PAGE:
This news comes as I’m in the middle of a several-day spate of internship interviews. While the rest of the nation may be decrying the work ethic and writing skills of these Millenials, I’m finding these several days rewarding and frustrating, in equal measure. Rewarding, because these young people love opera, love the art form, want to gain experience and knowledge in this wacky, wonderful artistic medium. Frustrating, because their opportunities are shrinking.

We’ve been a niche for a long time, we opera folks. And part of me wishfully hopes that, someday, we’ll be cool again – like bluegrass and mandolin, like using Bach in techno samples. I think it can happen, but I also think that it will take a highly individualized, community approach.

So y’all? Bring a pal to the opera this season. Just one.

You’ll be glad you did. And we will be, too.

“Failure is the best thing for some people.”

The Telegraph UK has an interesting article written by Hanna Furness; a short interview with Tim Rice (That’s Sir Tim Rice to you!), the librettist who might be most well-known (at least to folks of a certain age, ahem) as the librettist for Evita, Jesus Christ Superstar, and The Lion King.

He had planned to be a lawyer.

He was good at tests, and he figured he’d ace his exams.

He didn’t.

In fact, every time he re-took them, his scores went down.

“When I went to do law, I kind of drifted through that and thought I can pass these exams. And I didn’t – I failed three times and each time I did worse and failed by a bigger margin.

“And that taught me so much. I always worry today when I see everybody has to pass – there’s very little failure these days. I think failure is the best thing for some people.

“It tells you whether you’re in the right job or the wrong one. It’s a cliche, but most people are good at something and most people are good at what they’re enthusiastic about.”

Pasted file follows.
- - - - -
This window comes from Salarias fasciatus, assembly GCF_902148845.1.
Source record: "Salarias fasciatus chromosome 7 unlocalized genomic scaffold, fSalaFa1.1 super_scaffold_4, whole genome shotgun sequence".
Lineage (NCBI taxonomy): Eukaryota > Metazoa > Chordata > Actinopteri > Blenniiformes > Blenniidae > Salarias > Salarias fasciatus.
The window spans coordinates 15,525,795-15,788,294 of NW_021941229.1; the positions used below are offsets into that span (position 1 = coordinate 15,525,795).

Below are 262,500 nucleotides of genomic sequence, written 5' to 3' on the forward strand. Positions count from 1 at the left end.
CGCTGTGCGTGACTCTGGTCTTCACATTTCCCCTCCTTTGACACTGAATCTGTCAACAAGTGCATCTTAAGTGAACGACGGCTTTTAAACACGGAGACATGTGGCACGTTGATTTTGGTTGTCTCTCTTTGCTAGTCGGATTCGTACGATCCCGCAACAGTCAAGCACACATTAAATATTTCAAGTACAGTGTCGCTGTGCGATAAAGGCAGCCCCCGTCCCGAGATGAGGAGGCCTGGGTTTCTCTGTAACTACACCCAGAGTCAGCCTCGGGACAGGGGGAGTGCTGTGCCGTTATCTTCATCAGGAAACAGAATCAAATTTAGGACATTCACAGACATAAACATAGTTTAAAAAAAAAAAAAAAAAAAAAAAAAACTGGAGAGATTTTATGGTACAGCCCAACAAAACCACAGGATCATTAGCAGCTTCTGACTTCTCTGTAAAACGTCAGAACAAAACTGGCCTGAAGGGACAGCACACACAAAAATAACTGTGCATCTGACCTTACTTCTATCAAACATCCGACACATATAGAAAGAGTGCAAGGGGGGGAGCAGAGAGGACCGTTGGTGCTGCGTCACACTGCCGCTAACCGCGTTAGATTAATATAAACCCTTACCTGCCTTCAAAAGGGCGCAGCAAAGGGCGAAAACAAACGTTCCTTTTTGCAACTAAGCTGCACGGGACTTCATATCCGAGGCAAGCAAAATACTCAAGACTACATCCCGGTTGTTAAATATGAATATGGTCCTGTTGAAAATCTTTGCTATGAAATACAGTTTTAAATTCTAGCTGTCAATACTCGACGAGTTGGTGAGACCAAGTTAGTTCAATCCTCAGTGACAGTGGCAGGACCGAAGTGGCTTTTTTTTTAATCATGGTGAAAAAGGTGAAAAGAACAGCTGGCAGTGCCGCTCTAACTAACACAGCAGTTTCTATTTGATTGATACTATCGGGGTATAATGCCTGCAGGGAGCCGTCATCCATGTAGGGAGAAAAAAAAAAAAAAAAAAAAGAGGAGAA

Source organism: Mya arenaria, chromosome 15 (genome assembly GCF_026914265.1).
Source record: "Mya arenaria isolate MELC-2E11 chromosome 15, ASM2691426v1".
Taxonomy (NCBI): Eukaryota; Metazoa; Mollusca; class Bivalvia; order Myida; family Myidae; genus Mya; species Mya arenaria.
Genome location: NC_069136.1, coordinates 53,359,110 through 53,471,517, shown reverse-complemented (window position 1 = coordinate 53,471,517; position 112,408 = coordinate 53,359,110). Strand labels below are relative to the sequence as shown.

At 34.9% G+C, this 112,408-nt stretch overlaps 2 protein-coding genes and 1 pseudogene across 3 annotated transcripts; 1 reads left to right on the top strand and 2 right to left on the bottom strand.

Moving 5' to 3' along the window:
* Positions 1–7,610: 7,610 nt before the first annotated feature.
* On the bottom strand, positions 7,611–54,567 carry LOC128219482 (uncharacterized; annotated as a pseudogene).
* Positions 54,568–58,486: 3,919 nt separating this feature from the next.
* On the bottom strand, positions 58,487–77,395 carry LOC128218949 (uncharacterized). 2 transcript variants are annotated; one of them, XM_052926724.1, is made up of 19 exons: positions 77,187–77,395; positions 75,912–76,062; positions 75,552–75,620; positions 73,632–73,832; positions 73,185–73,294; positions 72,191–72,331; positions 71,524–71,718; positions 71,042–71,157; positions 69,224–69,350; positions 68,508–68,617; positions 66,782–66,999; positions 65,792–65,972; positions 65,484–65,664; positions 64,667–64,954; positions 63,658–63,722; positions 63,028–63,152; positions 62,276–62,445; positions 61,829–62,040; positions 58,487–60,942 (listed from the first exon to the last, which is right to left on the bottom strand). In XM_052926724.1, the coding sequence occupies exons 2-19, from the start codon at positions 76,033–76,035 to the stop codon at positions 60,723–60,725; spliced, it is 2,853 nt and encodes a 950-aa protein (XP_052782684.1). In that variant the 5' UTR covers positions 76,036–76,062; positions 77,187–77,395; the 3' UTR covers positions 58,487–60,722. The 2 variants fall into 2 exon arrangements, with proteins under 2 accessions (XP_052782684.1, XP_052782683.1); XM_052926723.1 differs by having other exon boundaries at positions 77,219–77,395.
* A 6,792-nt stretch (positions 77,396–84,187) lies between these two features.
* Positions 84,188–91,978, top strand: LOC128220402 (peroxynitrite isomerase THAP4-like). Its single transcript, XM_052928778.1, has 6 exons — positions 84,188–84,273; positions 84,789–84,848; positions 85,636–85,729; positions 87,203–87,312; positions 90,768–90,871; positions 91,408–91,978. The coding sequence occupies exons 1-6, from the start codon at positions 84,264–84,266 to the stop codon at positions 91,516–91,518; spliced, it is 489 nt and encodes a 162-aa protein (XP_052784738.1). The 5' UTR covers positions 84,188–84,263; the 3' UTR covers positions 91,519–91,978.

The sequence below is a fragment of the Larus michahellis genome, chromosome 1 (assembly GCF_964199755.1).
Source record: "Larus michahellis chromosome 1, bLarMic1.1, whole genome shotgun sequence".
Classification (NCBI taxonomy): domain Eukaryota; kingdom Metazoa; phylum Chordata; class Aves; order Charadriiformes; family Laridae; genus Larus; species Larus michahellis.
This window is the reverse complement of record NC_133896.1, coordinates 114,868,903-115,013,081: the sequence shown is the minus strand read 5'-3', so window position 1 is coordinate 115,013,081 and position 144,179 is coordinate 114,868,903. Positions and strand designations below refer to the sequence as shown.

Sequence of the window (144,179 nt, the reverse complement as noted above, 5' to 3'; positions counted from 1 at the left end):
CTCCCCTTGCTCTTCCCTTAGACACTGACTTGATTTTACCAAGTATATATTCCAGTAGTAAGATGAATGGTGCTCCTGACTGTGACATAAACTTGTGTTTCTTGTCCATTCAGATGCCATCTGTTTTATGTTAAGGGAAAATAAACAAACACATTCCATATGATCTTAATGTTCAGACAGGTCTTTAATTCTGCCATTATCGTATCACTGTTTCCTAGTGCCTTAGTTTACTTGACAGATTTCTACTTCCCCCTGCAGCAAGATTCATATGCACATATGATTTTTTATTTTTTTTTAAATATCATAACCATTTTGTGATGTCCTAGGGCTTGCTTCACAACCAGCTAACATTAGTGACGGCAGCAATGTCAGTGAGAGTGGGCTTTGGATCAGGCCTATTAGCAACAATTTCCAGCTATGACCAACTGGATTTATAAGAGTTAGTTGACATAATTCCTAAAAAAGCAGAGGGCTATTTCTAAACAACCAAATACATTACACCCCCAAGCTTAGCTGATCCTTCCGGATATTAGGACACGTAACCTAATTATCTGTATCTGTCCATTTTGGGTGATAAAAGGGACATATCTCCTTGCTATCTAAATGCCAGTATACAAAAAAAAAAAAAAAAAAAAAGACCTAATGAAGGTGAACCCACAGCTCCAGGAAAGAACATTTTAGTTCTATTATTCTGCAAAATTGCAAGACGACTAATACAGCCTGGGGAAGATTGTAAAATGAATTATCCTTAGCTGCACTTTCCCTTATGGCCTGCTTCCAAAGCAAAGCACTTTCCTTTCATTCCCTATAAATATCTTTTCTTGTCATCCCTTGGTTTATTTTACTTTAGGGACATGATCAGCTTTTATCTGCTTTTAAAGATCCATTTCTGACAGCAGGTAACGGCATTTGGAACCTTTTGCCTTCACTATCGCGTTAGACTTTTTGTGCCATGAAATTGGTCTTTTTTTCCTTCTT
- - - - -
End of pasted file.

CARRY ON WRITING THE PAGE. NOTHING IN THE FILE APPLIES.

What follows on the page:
Failing stinks. It makes us feel icky – it challenges our perception of ourselves and our relationship with the world.

But oftentimes it either makes us look around for other options, or challenges us to dig in more deeply.

(So maybe it’s a win, even if it doesn’t really feel like it?)

Rock on, Sir Tim.

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Inspiration via a Homework Assignment.

Often I feel like things don’t count unless other people know about it. (Teh Interwebs make it a little too easy to be out there – twitter, instagram, tumblr, foursquare, facebook…all of it.)

But this article reminds me that it’s the act of creating that’s important.

The sharing is ancillary.

Homework that splits the difference:

Make something.

If you’re brave, comment with your initials. (I don’t want to know what you did…just that you did something.)

Let’s make Monday beautiful.Kurt Vonnegut

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Defining success.

Screen Shot 2014-03-13 at 5.59.54 PMI’ve been struck in the last few weeks at the number of blog articles addressing the competitive nature of the field, and the relatively low odds of “making it” in opera. There are also a corresponding number of positive articles. (You’ll notice that two of the “you’ll never make it” and one of the “you’ll totally make it” articles all come from mezzo-soprano Cindy Sadler – who has a great perspective on this crazy art form and the accompanying lifestyle.